Death is, essentially, a great leveller; the great and the good lie alongside the poor and meek. Only the memorials tell us who is who,and only a skilled osteologist would be able to tell which was which were their skeletons disinterred and separated from any clothing, jewellery or other funerary offerings that they were interred with. To most of humanity they would be the remains of people, equal in death as they were not in life. Given enough time, all return to the Earth, return to what we were created from, very few leaving traces that will last for centuries, millennia or the aeons of time.

Traces remain in the bones that remain of their lives; hardship, luxury, adversity, ease all leave their marks in the bones. As the flesh decays, as memories fade, so do the individual stories of each person’s life, the stories that make each of us unique. The funeral monuments may tell us about them, there may be hints of their life in written records, but so much about them, such as whether they were kind or cruel, loving or neglectful, are lost.

Gloomy thoughts? Not at all! I like what the we can learn of our ancestors from their funerary rites, from records, from stories still held in the memories of the living, maybe experienced first hand or tales handed down through the generations. It matters not whether they are iron-topped tombs of the magnates of Blaenavon or the ring-barrows of a person from the Bronze Age, or the fossilised remains of our distant relatives. For many, we can only make educated guesses about their life and times, sometimes more educated than others when written records exist.

Of course, the choice of a place for cemeteries is a story in itself. In ancient times where a lot of effort was expended to bury a few in monuments such as cairns, ring barrows, cists, long barrows, then they weren’t just plonked in the nearest available place. The choice of place had meaning, just as the choice of place has meaning to us whether it’s where we go on holiday, where we choose to live and experience life. We choose places that give us meaningful experiences, be they linked to happy or sad times. The same is true when we choose places for funerary rites, whether we choose them ourselves before we die or whether we choose them for our loved ones who have passed away. My father’s cremains were buried beneath a sapling plum tree in a country lane where he used to collect all kinds of fruits and plants to make wine from. A friend’s father’s ashes were sprinkled from a bridge to return to the sea which he loved and sailed while serving in the Navy. Another friend’s father’s ashes are to be buried with his brother, if permission can be gained from her aunt.

If we take time and care to choose an appropriate resting place for the physical remains of our loved ones, I’m sure our ancestors did so too, even though it may not have seemed so to us as in many cases we have no ideas of their beliefs and the practices that stemmed from them. Nor do we know for sure why certain people were accorded such seemingly prestigious and important funerals, whether they were the great and the good or whether their deaths had a different meaning and the funeral a different purpose than commemoration and a reminder of our connections to the people of the past, to our ancestors, to those who have shaped the society we life in at any particular point in history.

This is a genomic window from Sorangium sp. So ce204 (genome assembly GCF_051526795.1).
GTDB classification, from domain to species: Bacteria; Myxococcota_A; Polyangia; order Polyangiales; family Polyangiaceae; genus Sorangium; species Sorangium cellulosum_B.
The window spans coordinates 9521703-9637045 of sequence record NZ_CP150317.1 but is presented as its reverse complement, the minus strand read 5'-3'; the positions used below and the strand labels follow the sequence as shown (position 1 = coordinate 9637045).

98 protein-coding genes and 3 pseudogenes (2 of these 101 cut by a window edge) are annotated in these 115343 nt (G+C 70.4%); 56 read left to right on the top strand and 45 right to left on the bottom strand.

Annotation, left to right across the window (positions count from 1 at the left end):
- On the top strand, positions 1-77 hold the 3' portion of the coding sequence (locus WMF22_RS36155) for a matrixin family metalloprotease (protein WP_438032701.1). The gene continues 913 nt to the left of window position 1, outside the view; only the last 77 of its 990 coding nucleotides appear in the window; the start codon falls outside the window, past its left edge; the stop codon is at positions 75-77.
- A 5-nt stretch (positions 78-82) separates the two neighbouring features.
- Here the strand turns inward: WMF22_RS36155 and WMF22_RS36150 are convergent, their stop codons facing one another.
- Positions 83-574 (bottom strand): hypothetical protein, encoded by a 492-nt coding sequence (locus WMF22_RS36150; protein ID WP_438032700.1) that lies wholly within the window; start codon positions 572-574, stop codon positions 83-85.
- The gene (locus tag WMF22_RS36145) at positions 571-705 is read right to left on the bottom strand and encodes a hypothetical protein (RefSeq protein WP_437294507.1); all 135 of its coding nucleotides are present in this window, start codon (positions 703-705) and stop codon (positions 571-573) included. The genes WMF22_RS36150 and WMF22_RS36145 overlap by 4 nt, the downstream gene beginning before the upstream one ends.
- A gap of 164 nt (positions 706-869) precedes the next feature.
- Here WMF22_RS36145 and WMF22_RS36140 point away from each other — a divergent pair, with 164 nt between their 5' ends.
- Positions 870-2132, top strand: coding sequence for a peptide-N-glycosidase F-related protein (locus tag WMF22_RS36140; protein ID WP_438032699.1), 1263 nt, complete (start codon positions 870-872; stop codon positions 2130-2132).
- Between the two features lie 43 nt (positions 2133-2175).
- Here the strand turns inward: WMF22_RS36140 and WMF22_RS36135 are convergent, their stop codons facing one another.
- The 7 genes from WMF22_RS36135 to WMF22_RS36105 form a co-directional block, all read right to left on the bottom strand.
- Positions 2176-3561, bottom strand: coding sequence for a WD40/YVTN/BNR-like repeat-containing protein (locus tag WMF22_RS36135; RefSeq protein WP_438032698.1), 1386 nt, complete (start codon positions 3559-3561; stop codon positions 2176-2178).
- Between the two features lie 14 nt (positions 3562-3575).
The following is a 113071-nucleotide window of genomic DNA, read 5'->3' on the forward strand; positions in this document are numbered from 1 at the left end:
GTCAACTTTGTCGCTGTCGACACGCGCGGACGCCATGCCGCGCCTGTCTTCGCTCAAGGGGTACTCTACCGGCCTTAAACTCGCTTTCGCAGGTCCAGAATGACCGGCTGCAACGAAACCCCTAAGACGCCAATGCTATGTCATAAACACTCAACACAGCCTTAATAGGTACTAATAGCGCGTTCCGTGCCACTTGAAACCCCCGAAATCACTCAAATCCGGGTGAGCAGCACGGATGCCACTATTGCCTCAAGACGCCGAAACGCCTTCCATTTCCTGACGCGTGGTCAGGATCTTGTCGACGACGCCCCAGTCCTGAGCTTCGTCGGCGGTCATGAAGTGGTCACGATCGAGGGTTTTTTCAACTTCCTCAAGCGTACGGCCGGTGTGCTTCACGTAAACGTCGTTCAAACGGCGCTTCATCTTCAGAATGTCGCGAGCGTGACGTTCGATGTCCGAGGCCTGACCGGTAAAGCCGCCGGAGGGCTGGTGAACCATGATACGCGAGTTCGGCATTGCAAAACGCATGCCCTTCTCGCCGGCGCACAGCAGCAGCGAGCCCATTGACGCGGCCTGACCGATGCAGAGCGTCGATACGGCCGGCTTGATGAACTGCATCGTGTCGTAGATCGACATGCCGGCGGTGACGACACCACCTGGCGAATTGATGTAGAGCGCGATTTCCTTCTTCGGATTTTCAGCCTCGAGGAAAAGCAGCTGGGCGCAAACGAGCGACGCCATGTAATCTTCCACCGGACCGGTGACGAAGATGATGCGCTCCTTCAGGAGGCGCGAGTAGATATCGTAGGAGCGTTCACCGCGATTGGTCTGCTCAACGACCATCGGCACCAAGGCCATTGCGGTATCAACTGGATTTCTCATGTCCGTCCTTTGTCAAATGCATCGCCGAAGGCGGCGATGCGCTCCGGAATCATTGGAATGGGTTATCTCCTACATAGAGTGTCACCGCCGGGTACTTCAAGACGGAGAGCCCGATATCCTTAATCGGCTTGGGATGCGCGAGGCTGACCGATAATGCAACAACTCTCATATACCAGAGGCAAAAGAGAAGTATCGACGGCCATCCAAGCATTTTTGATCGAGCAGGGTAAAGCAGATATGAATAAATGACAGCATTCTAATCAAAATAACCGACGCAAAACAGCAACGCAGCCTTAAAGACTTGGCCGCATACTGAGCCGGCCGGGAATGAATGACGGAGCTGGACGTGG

I couldn’t help but wonder what stories the land could tell us if we could access it’s memory. I’d love to know what events the stones beneath my feet have witnessed in their long aeons of existence. What lovers’ trysts and promises. What betrayals, joys, toils, griefs. Whose feet have passed over them and what is the story of the lives. I don’t just want to know about the great and the good, people whose lives are most probably fairly well documented. I want to know about the ‘ordinary’ people as well. Everyone has a story to tell, everyone’s life experience is unique to them due to their unique perceptions, beliefs, actions, reactions and personality, and what thoughts and beliefs they had about themselves and others.

Perhaps the land, the position of the cemeteries, their relationship to the use of the land in the past and the present, the stories told about the land, it’s people all serve to keep alive the memory of the ancestors, aiding in remembering their stories and the stories previous generations and in so doing keeping the ancestors alive, in memory, and our connection to them stronger. The scape surrounding the cemetery becomes woven into the stories of the recent ancestors and the myths of the more ancient ancestors, acting as aide-memoires to the tales. Each feature in the land around the cemetery is not devoid of emotion, of meaning, and for each feature these would change as the time of day, the season of the year and the weather changes. We interact with these scapes through the feelings and meanings and the way that we make use of them and that induces a feeling of belonging to them. Ideas such as these are propounded by archaeologists such as George Nash.

I realised then, how much I’d enjoyed writing my thoughts, how going to a different place other than home allowed me the inspiration I needed. It’s also brought up links between things that are occurring in my life at present, and that will help to unravel any tangles knotted by the inner critics in the past.